Doug Lowe (Australian politician)

Douglas Ackley Lowe AM (born 15 May 1942) was the 35th Premier of Tasmania, from 1 December 1977 to 11 November 1981. His time as Premier coincided with controversy over a proposal to build a dam on Tasmania's Gordon River, which would have flooded parts of the Franklin River. The ensuing crisis saw Lowe overthrown as Premier and resign from the Labor Party, acting as an independent for the remainder of his political career.

Doug Lowe

Doug Lowe premier.jpg
35th Premier of Tasmania
In office
1 December 1977 – 11 November 1981
DeputyNeil Batt
Preceded byBill Neilson
Succeeded byHarry Holgate
Member of the Tasmanian House of Assembly
for Franklin
In office
10 May 1969 – 8 February 1986
Member of the Tasmanian Legislative Council for Buckingham
In office
24 May 1986 – 2 May 1992
Preceded byKen Lowrie
Succeeded byDavid Crean
Personal details
Born (1942-05-15) 15 May 1942 (age 78)
Hobart, Tasmania, Australia
Political partyLabor (1969–1981)
Independent (1981–1992)
Spouse(s)Pamela June Grant

Born in Hobart, he was a former electrician by trade. He is married to Pamela June Grant and has four children, two sons and two daughters.

Early political careerEdit

Lowe was elected to the Tasmanian House of Assembly representing the electorate of Franklin for the Labor Party on 10 May 1969, at the 1969 state election. He was made a minister in the government of Eric Reece on 3 May 1972, when he became Minister for Housing. In 1975 he became Minister for the Environment and Planning, and was also appointed Deputy Premier. In 1976, he took on the Industrial Relations and Health portfolios. When the then-Premier Bill Neilson resigned as Premier on 1 December 1977, Lowe became Tasmania's 35th Premier.[1]

Premier of TasmaniaEdit

At the age of 35, Lowe was the youngest person ever to become Premier of Tasmania. The first year of his premiership was fairly uneventful, and he retained his seat of Franklin in the 1979 election with the highest ever personal vote in the House of Assembly: 24,971 or 51.2% of the vote (although this was before the Robson Rotation method of printing several variations of ballot papers, so Lowe's vote may have been boosted by his position on the ballot paper).[2]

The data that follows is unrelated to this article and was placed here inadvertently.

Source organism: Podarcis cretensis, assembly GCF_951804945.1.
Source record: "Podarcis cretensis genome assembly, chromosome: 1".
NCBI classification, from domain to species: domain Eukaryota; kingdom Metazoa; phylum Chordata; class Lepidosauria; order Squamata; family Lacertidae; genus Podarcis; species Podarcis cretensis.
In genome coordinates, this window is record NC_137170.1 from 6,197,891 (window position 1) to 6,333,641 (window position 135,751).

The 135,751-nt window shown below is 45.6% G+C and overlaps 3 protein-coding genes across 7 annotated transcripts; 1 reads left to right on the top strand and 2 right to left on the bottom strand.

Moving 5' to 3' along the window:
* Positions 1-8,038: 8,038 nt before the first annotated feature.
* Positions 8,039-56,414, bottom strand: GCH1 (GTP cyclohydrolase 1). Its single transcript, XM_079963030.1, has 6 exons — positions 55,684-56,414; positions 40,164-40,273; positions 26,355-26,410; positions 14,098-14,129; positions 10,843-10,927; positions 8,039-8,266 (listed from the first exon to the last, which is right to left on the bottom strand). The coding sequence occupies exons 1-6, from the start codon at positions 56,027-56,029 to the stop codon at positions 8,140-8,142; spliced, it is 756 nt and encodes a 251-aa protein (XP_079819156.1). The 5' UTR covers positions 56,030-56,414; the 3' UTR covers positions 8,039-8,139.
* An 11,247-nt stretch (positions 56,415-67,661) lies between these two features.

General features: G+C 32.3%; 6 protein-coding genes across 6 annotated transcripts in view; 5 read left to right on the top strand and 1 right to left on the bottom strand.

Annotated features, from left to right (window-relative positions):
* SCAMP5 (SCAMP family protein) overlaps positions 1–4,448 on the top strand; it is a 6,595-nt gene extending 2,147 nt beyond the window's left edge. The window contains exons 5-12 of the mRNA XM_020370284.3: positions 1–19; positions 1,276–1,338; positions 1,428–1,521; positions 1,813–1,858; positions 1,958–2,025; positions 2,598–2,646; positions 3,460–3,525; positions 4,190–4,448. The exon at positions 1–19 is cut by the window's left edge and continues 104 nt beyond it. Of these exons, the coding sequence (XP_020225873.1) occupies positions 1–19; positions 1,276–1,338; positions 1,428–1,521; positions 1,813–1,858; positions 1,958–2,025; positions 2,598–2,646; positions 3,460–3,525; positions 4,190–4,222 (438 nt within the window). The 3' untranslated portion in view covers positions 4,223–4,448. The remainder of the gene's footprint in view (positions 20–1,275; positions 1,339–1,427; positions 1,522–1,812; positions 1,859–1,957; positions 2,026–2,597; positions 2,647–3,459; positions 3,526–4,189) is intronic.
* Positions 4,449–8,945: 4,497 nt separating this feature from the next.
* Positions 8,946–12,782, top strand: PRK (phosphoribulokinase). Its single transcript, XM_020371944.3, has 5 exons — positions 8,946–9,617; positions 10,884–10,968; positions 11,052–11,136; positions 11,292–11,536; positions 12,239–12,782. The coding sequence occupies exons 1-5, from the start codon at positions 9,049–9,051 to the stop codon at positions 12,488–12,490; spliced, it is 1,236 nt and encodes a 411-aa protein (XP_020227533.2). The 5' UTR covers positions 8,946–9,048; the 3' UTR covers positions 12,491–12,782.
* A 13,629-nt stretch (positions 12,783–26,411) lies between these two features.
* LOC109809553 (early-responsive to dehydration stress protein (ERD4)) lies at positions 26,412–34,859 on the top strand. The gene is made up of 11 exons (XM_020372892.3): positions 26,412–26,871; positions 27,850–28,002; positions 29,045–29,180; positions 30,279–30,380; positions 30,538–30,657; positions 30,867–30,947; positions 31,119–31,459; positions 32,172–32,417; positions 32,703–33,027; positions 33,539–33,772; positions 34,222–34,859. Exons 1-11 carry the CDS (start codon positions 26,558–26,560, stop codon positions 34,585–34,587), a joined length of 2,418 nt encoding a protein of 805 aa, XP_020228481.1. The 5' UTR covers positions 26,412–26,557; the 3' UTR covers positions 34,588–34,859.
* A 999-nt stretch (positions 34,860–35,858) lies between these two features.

Franklin Dam disputeEdit

In 1978, the Hydro-Electric Commission, Tasmania's electricity generator, announced its intention to build a second dam (the Gordon-below-Franklin) on the Gordon River, which given its location would have flooded parts of the environmentally-sensitive Franklin River valley which was joined to the Gordon upstream of the proposed dam site. Noting community concerns over the environmental impact of the proposed dam, Lowe instituted a moratorium on new dam proposals in 1979, and set up the Energy Advisory Council to advise the Cabinet of alternative proposals. The Department of the Environment was instructed to advise the HEC to undertake an environmental impact assessment and report, which when tabled to Parliament recommended proceeding to flood the Franklin. Several alternative proposals were raised: the establishment of a national park on the same site, and a large number of submissions questioning the project and recommending no dam be built at all.[3]

By mid-1980, Tasmania's high levels of unemployment—the highest in the country—were starting to bite economically, and the HEC and elements of the government were adamant that the dam project would alleviate Tasmania's employment and financial problems, although there was considerable public opposition to the dam. Lowe suggested a compromise: the construction of a dam on the Upper Gordon, upstream from the Franklin above the Olga River (Gordon-above-Olga). He also proposed to declare the controversial Lower Gordon area a national park, as suggested by the Department of Parks and Wildlife.[3]